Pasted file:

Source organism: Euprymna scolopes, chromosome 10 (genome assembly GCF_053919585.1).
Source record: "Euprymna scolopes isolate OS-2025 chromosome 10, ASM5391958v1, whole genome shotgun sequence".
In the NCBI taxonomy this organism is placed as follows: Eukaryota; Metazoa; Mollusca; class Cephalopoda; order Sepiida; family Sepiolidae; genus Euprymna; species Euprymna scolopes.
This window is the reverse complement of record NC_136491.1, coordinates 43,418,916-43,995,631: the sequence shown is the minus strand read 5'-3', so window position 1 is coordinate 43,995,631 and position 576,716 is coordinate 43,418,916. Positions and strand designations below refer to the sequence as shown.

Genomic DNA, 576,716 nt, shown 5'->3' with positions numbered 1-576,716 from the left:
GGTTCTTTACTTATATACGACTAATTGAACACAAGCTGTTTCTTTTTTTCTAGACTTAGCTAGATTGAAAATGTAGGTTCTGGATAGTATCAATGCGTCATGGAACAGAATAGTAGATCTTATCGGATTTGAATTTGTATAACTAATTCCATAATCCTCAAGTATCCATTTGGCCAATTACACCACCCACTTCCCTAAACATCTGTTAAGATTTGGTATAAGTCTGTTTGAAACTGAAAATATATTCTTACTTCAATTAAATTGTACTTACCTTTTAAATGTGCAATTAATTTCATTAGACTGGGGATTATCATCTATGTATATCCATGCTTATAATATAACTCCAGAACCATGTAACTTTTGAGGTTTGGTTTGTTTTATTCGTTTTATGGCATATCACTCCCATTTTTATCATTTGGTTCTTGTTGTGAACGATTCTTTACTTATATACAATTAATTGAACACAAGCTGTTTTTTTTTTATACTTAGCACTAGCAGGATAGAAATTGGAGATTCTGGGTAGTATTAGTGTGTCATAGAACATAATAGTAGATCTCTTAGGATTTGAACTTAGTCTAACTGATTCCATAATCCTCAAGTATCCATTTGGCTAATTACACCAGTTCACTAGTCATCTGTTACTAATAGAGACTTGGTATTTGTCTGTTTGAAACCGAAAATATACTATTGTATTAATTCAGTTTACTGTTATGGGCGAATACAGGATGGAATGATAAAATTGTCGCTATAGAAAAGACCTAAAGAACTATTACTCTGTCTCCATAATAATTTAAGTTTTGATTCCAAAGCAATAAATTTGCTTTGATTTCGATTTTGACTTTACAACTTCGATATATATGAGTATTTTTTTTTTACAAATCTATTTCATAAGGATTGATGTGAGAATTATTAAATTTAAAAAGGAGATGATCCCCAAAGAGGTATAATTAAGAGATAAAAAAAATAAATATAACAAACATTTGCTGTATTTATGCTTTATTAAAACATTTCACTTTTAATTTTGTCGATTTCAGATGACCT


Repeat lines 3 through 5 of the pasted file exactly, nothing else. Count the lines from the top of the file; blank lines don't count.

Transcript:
In the NCBI taxonomy this organism is placed as follows: Eukaryota; Metazoa; Mollusca; class Cephalopoda; order Sepiida; family Sepiolidae; genus Euprymna; species Euprymna scolopes.
This window is the reverse complement of record NC_136491.1, coordinates 43,418,916-43,995,631: the sequence shown is the minus strand read 5'-3', so window position 1 is coordinate 43,995,631 and position 576,716 is coordinate 43,418,916. Positions and strand designations below refer to the sequence as shown.

Genomic DNA, 576,716 nt, shown 5'->3' with positions numbered 1-576,716 from the left: